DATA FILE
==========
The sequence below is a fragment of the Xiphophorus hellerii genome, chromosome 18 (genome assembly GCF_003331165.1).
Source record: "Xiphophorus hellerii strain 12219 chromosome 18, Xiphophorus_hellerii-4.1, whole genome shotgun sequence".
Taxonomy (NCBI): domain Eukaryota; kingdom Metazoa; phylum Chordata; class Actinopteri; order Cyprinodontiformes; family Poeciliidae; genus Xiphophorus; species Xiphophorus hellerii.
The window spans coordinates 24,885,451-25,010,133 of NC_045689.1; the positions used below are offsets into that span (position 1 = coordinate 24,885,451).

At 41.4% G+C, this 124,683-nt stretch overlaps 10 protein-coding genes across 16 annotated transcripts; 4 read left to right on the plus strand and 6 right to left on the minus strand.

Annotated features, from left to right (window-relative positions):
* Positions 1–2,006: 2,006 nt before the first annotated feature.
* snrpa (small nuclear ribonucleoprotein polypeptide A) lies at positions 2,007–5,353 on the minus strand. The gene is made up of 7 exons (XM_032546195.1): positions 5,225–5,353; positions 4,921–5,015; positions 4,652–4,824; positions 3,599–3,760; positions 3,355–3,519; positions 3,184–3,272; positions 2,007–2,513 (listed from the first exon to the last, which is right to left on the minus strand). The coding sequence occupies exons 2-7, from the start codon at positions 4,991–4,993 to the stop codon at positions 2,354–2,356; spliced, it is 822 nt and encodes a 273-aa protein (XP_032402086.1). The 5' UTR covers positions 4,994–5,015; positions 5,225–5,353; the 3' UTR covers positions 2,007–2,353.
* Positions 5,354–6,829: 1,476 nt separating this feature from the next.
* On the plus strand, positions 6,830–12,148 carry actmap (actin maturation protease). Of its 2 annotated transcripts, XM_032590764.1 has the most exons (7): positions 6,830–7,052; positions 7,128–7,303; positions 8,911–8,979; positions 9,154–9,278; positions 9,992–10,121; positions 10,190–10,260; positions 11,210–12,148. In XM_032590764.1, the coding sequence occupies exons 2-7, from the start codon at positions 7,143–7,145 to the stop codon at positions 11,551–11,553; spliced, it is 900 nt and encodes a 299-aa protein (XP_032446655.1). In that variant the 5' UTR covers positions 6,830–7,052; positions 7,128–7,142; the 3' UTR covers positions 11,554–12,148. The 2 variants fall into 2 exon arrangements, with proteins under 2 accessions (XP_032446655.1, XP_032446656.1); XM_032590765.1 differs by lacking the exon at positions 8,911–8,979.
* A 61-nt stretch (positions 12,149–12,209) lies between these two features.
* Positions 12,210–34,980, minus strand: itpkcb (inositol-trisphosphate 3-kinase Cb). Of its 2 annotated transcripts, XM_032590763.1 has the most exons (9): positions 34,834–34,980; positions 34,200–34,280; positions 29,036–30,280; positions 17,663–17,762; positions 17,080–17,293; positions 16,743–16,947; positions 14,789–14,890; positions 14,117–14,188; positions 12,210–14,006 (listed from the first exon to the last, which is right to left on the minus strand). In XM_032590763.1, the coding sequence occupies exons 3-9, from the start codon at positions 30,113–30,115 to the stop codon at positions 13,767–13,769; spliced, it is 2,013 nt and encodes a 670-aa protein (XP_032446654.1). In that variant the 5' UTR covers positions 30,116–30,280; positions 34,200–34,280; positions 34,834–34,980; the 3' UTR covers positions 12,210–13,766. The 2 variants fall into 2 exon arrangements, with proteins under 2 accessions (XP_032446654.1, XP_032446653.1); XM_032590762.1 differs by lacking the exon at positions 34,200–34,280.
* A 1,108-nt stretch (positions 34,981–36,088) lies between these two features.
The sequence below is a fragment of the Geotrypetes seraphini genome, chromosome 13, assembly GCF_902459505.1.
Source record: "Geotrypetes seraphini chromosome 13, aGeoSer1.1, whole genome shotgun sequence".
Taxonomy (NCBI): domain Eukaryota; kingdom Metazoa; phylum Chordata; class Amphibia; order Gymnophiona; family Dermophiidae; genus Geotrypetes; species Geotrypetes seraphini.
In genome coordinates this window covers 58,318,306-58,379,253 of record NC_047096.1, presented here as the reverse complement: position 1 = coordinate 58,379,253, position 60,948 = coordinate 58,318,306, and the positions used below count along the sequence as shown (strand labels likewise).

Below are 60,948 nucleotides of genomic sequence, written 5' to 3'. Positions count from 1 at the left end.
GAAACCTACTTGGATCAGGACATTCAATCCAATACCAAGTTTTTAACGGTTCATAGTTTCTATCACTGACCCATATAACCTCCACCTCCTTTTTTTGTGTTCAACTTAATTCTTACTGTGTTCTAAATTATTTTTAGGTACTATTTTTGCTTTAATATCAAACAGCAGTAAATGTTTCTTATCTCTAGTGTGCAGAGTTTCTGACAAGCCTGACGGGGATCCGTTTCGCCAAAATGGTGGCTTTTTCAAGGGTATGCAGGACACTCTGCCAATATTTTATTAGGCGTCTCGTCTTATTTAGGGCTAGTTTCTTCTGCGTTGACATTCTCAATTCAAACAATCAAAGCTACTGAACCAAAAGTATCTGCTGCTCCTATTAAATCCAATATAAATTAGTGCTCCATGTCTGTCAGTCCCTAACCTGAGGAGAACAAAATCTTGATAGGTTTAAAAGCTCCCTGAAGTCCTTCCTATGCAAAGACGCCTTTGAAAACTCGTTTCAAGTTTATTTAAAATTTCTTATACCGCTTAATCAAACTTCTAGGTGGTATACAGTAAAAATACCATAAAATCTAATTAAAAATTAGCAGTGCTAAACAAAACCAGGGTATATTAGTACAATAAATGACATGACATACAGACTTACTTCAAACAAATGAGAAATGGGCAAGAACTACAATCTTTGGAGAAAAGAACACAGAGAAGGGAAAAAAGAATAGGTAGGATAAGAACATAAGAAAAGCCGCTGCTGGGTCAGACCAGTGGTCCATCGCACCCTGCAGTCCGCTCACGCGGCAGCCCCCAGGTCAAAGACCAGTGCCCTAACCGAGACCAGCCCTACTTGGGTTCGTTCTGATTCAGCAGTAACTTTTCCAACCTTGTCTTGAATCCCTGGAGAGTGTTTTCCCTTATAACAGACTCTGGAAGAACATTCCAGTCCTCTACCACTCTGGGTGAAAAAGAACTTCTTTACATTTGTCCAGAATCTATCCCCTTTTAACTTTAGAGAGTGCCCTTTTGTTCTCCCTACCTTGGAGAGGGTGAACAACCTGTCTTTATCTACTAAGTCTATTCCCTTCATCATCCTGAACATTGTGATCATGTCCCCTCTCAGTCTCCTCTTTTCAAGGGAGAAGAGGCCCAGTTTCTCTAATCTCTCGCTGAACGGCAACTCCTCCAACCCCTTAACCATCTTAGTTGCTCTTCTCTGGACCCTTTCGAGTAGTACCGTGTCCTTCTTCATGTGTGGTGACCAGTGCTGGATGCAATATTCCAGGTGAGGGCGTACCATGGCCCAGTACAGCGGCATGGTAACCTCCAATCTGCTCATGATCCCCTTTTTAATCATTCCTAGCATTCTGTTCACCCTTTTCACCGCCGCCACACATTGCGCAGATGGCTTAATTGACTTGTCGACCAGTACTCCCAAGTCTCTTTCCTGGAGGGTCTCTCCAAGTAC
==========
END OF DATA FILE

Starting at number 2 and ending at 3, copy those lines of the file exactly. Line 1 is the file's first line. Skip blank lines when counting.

Source record: "Xiphophorus hellerii strain 12219 chromosome 18, Xiphophorus_hellerii-4.1, whole genome shotgun sequence".
Taxonomy (NCBI): domain Eukaryota; kingdom Metazoa; phylum Chordata; class Actinopteri; order Cyprinodontiformes; family Poeciliidae; genus Xiphophorus; species Xiphophorus hellerii.